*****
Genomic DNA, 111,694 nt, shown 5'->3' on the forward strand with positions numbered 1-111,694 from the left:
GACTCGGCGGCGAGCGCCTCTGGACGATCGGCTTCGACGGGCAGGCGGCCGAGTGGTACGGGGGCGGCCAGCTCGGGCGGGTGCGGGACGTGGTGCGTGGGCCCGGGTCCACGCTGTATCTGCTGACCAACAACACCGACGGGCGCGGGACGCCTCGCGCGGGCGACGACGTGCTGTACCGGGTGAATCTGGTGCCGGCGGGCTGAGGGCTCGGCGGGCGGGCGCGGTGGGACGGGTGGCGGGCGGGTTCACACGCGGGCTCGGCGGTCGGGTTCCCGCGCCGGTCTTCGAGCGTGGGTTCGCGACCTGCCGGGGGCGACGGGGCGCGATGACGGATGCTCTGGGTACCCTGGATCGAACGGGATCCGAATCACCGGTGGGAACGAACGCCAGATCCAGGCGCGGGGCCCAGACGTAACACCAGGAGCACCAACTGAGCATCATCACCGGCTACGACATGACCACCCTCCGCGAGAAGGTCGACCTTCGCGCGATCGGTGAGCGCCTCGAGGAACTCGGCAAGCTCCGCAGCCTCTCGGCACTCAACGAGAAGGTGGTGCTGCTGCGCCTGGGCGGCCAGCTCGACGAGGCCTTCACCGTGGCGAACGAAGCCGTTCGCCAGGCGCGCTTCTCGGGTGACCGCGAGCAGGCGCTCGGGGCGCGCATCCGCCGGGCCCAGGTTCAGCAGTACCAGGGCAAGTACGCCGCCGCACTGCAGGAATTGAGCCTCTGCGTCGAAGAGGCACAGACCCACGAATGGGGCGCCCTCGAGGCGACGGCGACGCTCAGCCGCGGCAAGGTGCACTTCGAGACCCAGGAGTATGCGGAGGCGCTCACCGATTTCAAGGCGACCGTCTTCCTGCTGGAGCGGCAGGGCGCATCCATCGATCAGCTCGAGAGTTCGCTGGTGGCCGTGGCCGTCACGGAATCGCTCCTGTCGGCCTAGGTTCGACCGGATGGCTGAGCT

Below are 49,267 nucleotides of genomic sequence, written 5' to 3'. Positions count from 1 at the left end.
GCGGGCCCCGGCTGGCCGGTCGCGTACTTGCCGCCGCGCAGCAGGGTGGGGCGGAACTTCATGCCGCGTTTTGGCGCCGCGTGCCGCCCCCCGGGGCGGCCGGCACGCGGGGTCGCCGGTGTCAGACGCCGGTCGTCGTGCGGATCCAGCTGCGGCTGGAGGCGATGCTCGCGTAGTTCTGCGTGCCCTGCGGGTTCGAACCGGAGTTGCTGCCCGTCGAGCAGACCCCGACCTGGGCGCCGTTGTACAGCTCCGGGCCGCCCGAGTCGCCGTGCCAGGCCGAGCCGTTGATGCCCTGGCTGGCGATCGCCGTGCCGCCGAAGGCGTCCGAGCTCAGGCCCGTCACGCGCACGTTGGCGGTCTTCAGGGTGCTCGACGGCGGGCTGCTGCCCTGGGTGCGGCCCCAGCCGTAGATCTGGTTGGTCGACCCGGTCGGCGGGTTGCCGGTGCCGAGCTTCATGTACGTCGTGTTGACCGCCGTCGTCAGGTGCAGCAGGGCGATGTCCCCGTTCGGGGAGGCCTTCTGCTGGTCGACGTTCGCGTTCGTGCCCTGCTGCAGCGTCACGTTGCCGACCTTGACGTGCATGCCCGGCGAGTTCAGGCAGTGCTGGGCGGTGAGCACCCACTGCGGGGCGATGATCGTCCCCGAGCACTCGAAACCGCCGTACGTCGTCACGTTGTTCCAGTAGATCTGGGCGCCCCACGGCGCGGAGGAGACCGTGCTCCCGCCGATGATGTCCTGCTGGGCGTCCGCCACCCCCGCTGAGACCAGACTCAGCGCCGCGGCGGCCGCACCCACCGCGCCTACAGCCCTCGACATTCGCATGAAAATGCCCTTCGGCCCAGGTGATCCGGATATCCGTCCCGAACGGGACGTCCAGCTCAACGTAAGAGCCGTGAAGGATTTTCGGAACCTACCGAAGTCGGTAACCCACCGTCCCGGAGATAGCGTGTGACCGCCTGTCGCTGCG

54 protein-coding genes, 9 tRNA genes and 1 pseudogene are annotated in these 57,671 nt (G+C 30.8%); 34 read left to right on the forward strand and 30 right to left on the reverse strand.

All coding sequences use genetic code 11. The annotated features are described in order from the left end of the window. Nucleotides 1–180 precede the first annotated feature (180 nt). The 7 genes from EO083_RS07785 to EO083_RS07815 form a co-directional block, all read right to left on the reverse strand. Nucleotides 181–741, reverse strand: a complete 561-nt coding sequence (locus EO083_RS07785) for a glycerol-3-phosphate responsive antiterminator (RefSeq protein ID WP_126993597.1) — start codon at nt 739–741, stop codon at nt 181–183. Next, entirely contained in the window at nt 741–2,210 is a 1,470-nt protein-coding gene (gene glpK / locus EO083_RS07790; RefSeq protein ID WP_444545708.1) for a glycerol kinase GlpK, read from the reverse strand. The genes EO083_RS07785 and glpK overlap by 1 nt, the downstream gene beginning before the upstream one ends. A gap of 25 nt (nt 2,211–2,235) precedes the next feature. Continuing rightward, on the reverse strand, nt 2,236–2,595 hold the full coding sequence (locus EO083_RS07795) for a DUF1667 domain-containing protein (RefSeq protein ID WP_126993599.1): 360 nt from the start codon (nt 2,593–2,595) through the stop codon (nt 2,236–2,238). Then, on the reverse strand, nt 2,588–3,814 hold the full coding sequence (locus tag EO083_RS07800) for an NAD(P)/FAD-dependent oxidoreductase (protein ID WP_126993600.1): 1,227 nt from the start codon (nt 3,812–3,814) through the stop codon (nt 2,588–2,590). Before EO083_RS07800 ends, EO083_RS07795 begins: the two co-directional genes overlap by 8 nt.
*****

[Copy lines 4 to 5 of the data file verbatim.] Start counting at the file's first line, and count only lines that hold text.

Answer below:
GCGGGCCCCGGCTGGCCGGTCGCGTACTTGCCGCCGCGCAGCAGGGTGGGGCGGAACTTCATGCCGCGTTTTGGCGCCGCGTGCCGCCCCCCGGGGCGGCCGGCACGCGGGGTCGCCGGTGTCAGACGCCGGTCGTCGTGCGGATCCAGCTGCGGCTGGAGGCGATGCTCGCGTAGTTCTGCGTGCCCTGCGGGTTCGAACCGGAGTTGCTGCCCGTCGAGCAGACCCCGACCTGGGCGCCGTTGTACAGCTCCGGGCCGCCCGAGTCGCCGTGCCAGGCCGAGCCGTTGATGCCCTGGCTGGCGATCGCCGTGCCGCCGAAGGCGTCCGAGCTCAGGCCCGTCACGCGCACGTTGGCGGTCTTCAGGGTGCTCGACGGCGGGCTGCTGCCCTGGGTGCGGCCCCAGCCGTAGATCTGGTTGGTCGACCCGGTCGGCGGGTTGCCGGTGCCGAGCTTCATGTACGTCGTGTTGACCGCCGTCGTCAGGTGCAGCAGGGCGATGTCCCCGTTCGGGGAGGCCTTCTGCTGGTCGACGTTCGCGTTCGTGCCCTGCTGCAGCGTCACGTTGCCGACCTTGACGTGCATGCCCGGCGAGTTCAGGCAGTGCTGGGCGGTGAGCACCCACTGCGGGGCGATGATCGTCCCCGAGCACTCGAAACCGCCGTACGTCGTCACGTTGTTCCAGTAGATCTGGGCGCCCCACGGCGCGGAGGAGACCGTGCTCCCGCCGATGATGTCCTGCTGGGCGTCCGCCACCCCCGCTGAGACCAGACTCAGCGCCGCGGCGGCCGCACCCACCGCGCCTACAGCCCTCGACATTCGCATGAAAATGCCCTTCGGCCCAGGTGATCCGGATATCCGTCCCGAACGGGACGTCCAGCTCAACGTAAGAGCCGTGAAGGATTTTCGGAACCTACCGAAGTCGGTAACCCACCGTCCCGGAGATAGCGTGTGACCGCCTGTCGCTGCG

54 protein-coding genes, 9 tRNA genes and 1 pseudogene are annotated in these 57,671 nt (G+C 30.8%); 34 read left to right on the forward strand and 30 right to left on the reverse strand.